Mark Amerika: Thank you. Thank you very much Brian. Can everybody hear me okay? Great. It's a pleasure to be here actually and I, I'd like to start off by thanking the UND Writers Conference and everybody who does support it for keeping this tradition alive for 41 years. I've known about this conference for a very long time, and I'm very honored to be here. And, also a special thank you of course to Crystal Alberts for her wonderful coordination and the invitation to partake in this event. Like I say, I'm very honored to be here today and to share a little bit of my work with you. I thought of what I would do is kind of mind the gap by hybridizing my presentation to you today so that, so that what I'll do is I'll take you on kind of a personal narrative, a little trip here in time. I'll go back in time with you too, meaning that I'll read an excerpt from my first novel, which opens with a story called "Village Tripping." I'll just review an opening section to that. I actually published it back in 1986, so that gives you some historical perspective on it. The novel, this is my first published short story, the novel eventually got published in 1993 as part of the launch of the Black Ice book series, which is an imprint of Fiction Collective 2 or FC2, which is now located at the University of Alabama Press. So here is what the imprint looks like. And let me read a little bit of it to you right now. This is actually the opening pages.
niceties niceties nice cities (don't exist) meanstreets
falling headfirst into the pavement our buoy of boys
cracks his numskull and turns more nonsensical
derivation inside/out & backwards (summer
salt wintry peppering)
Tuesday was okay Thursday he had a plan Friday he was out roaming the meancitystreets Saturday he slept late Sunday he wrote a little Monday he woke up feeling like blowing it all away Monday night's marginalia took him over soon he was Tuesday morning looking for a new gig the plan had decentered too bad for our buoy of boys his nuclear family holocaust was hollow and cost a bundle to repair the damage was irreparable or so it turned out so he began shooting stars with speed pretty soon he had a gig as a bagman for a CBGB shitband everything was going supergroovy I thought I saw him dead on Astor Place but that was some space chick from Missouri Amber was her name she had been dumped near the great cube the rolling spinning turning statuesque personification of a geometric gentrified neighborly transmogrification her heart was stone her mind was stoned Lois E. Sider, Lois Sider, and her kid sis Apple Sider say that Amber used to whore around Saint Mark's Church it's really too much I'm gonna forget it Saint Marx, with an x, was a bad man or so I hear them calling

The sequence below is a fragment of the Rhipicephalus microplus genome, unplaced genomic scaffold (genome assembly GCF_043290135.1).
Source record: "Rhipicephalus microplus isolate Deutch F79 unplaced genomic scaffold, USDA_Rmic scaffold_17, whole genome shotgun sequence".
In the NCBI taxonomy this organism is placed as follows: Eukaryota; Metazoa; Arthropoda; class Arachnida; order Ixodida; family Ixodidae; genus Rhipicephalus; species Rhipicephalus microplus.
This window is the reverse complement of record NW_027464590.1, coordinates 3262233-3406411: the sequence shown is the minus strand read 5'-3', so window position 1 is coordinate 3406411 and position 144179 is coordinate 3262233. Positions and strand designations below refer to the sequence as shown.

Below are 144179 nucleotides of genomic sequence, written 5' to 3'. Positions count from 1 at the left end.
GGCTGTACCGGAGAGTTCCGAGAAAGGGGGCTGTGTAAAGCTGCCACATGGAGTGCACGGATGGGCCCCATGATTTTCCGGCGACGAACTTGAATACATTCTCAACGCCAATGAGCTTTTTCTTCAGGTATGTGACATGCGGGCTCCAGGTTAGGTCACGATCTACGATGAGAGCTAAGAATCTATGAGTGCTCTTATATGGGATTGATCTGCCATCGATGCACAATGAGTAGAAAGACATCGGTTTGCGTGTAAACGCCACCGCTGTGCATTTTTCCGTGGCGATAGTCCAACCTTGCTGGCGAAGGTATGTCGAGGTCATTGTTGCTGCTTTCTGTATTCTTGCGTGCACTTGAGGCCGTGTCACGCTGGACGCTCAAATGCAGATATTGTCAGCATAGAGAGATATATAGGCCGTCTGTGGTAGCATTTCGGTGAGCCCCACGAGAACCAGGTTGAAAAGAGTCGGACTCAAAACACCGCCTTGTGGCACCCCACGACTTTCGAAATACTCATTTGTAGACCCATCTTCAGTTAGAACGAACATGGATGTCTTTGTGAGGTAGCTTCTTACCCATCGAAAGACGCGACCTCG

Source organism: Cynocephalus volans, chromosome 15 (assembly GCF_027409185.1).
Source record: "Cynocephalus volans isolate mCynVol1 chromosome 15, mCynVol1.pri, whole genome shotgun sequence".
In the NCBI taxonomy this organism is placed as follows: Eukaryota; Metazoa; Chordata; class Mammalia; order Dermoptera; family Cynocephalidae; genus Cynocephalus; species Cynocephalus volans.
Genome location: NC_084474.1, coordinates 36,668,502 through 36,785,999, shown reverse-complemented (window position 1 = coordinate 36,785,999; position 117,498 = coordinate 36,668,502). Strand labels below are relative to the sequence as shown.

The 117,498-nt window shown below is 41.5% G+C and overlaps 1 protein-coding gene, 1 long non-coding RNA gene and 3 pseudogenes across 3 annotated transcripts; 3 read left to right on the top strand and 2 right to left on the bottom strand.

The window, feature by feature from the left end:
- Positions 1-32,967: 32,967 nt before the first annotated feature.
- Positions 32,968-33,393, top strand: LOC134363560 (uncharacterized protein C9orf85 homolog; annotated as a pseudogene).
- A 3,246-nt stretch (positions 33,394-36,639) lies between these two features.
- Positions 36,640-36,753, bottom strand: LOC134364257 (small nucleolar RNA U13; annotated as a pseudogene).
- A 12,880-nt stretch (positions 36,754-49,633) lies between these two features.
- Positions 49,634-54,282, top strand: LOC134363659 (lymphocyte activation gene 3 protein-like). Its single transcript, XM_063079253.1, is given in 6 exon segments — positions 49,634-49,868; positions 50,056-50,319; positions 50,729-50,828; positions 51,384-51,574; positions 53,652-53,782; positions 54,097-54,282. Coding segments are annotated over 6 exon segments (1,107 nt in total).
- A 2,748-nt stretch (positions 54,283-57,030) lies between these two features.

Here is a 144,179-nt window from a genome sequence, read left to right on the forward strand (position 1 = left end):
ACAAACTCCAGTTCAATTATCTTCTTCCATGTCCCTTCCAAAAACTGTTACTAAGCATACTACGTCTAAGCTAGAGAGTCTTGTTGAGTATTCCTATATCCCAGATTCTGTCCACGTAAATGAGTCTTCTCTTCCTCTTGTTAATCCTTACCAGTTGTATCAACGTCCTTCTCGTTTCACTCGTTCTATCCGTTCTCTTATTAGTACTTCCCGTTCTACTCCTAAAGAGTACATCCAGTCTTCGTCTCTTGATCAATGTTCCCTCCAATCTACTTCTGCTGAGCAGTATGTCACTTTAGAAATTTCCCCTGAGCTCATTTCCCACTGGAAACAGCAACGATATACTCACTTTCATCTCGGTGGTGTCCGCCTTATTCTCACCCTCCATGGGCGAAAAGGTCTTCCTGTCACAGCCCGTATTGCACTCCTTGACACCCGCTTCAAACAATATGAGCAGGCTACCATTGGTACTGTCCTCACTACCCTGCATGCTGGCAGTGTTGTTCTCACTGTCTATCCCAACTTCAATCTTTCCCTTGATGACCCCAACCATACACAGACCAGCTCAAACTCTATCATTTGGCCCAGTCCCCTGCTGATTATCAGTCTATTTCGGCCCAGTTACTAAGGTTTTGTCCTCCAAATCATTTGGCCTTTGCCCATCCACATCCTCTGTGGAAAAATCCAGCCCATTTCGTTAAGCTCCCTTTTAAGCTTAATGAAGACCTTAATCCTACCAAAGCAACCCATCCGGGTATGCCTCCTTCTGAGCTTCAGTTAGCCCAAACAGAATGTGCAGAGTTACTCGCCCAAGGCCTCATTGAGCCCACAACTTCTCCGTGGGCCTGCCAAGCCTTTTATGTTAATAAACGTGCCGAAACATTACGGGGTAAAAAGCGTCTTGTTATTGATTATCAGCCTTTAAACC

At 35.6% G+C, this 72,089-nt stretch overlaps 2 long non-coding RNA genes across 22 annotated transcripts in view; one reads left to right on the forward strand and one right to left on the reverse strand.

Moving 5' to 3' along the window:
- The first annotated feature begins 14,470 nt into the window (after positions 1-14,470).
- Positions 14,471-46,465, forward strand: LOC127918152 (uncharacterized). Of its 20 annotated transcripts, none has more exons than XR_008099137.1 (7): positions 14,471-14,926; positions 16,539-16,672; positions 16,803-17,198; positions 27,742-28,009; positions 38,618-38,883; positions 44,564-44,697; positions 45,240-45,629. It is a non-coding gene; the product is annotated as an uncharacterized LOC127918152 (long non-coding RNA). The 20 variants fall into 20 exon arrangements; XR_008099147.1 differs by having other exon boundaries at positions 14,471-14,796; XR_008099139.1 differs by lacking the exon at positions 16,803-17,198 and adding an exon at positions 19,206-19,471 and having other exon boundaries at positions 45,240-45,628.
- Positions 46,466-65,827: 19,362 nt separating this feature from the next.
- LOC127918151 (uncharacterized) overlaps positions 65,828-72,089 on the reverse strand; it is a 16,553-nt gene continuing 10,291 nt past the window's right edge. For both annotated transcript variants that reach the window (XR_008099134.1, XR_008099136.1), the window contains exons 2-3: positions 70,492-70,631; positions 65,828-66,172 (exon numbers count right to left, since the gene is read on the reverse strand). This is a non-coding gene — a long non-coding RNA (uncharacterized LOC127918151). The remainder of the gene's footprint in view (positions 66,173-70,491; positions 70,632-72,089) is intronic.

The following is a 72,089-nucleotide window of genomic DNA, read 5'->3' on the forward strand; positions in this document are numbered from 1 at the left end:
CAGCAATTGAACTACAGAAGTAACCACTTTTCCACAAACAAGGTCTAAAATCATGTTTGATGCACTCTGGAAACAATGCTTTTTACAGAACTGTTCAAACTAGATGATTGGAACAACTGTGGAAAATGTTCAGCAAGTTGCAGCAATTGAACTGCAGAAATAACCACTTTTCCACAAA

brain fried and scrambled maybe sunny side up sweet disposition honey can you take out the garbage so I go for a walk where to take this shit (I wonder) if only words could recycle Too late for a bold cure gotta face reality The Ecocycle Truck rides by I start chasing it Here take this I throw myself into the truck it turns me into blueprint
now I'm feeling archtectonic I go to a bar The Grass Roots drink a tonic grease my hair with yet still more tonic all I need now is a relatively mild form of detoxification I can hear them calling me by name Saint Marx they yell I'm not a Marx I call back I'm an animal well Mark the truth comes out Saturday creeps into the bedroom like a nun in a bikini asking me where do I find Saint Charles Place I say New Orleans you can't miss it all of the parades go down it on Mardi Gras the trolley rides up and down it you can't miss it but I do miss it and now it's late March one month too late never enough Sundays Friday was the beginning of the workweek I wrote a nuclear education piece called "Unclear" Saturday I took off for a little eco ramification principal player in the ensuing garbage scene was Me plus Apple Sider and oh yeah a cameo by our buoy of boys what's his name I forget doesn't matter fact is he slept late overslept yes so very much unlike him usually the kind to get up on time eat a good breakfast make it to the workspace start honking on the tele tele-ing everybody that he's alive and well and doing the dirty deed and dog eat dogging and do or dying and driving the Big One home jeez I can't wait for Wednesday